Exploitation of Villages by Cities
"The half a dozen modem cities are an excrescence and serve at the present moment the evil purpose of draining the life-blood of the villages. Khaddar is an attempt to revise and reverse the process and establish a better relationship between the cities and the villages. The cities with their insolent torts (sic) are a constant menace to the life and liberty of the villagers.
"Khaddar has the greatest organizing power in it because it has itself to be organized and because it affects all India. If khaddar rained from heaven it would be a calamity. But as it can only be manufactured by the willing co-operation of starving millions and thousands of middle-class men and women, its success means the best organization conceivable along peaceful lines."
(Young India, 17-3-1927; 33:166.)
"I have believed and repeated times without number that India is to be found not in its few cities but in its 7,00,000 villages. But we who have gathered here are not villagers. We are town-dwellers. We town-dwellers have believed that India is to be found in its towns and that the villages were created to minister to our needs. We have hardly ever paused to inquire if those poor folks get sufficient to eat and clothe themselves with and whether they have a roof to shelter themselves from sun and rain. Now I do not think any Congress worker has travelled through the length and breadth of India as much as I have done during the past twenty years. That in itself is hardly a thing to be proud of. I, however, humbly claim, as a result of those peregrinations, to know the Indian villages more than any other Congress worker or leader. I have found that the town-dweller has generally exploited the villager, in fact he has lived on the poor villager's substance. Many a British official has written about the conditions of the people of India. No one has, to my knowledge, said that the Indian villager has enough to keep body and soul together. On the contrary they have admitted that the bulk of the population live on the verge of starvation and ten per cent are semi-starved, and that millions have to rest content with a pinch of dirty salt and chillies and polished rice or parched grain. You may be sure that if any of us were to be asked to live on that diet, we should not expect to survive it longer than a month or should be afraid of losing our mental faculties. And yet our villagers go through that state from day to day. The Village Industries Association was formed last year in order to study the conditions in which they lived and the state of their handicrafts, and to revive such village arts and crafts as may be revived."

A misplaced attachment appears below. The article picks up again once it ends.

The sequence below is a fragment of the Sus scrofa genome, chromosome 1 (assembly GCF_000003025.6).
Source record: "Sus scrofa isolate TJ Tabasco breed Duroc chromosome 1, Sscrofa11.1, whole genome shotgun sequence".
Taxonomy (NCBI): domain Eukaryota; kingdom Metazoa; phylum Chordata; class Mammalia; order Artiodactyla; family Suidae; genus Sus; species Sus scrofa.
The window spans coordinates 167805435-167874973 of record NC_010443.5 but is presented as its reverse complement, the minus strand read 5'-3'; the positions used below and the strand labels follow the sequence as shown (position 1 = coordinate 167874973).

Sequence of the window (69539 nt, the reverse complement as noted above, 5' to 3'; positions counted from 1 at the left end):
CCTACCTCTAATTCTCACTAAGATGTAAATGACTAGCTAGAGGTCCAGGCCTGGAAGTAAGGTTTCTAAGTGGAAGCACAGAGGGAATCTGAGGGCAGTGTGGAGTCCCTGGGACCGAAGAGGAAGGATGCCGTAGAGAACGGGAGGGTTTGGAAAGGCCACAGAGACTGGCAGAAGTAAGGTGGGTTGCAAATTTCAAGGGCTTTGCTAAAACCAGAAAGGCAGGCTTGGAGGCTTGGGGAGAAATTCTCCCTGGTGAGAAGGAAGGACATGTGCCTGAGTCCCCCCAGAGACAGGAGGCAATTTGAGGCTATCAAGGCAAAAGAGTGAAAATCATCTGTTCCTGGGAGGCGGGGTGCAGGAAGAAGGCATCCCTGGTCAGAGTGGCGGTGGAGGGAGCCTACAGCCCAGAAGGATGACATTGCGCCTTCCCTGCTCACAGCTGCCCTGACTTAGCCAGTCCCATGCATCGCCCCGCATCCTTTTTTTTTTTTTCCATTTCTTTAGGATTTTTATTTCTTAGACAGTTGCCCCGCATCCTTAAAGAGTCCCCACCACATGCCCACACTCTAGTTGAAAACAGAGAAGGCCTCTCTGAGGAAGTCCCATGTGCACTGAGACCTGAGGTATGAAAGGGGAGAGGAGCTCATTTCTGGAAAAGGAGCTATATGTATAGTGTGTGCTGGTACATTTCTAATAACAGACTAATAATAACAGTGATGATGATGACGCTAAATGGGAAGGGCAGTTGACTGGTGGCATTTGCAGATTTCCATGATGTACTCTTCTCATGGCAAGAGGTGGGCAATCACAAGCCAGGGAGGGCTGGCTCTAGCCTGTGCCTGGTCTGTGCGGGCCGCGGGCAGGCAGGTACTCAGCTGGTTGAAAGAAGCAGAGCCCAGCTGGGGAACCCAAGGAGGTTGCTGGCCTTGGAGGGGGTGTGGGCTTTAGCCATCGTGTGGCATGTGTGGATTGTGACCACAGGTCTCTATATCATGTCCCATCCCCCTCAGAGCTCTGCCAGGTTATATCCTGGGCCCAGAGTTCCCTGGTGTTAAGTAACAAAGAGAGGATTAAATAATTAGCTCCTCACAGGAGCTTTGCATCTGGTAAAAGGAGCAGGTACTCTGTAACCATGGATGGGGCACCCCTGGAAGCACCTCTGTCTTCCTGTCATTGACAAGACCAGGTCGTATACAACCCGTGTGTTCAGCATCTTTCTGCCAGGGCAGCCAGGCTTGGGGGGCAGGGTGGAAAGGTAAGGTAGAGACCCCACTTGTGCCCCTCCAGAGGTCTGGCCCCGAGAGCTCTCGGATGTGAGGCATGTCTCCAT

(Harijan, 4-4-1936; 62:298.)
"Today our villages have become a mere appendage to the cities. They exist, as it were, to be exploited by the latter and depend on the latter's sufference. This is unnatural. It is only when the cities realize the duty of making an adequate return to the villages for the strength and sustenance which they derive from them, instead of selfishly exploiting them, that a healthy and moral relationship between the two will spring up, and if the city children are to play their part in this great and noble work of social reconstruction, the vocations through which they are to receive their education ought to be directly related to the requirements of the villages. So far as I can see, the various processes of cotton manufacture from ginning and cleaning of cotton to the spinning of yarn answer this test as nothing else does. Even today cotton is grown in the villages and is ginned and spun and converted into cloth in the cities. But the chain of processes which cotton undergoes in the mills from the beginning to the end constitutes a huge tragedy of waste in men, materials and mechanical power.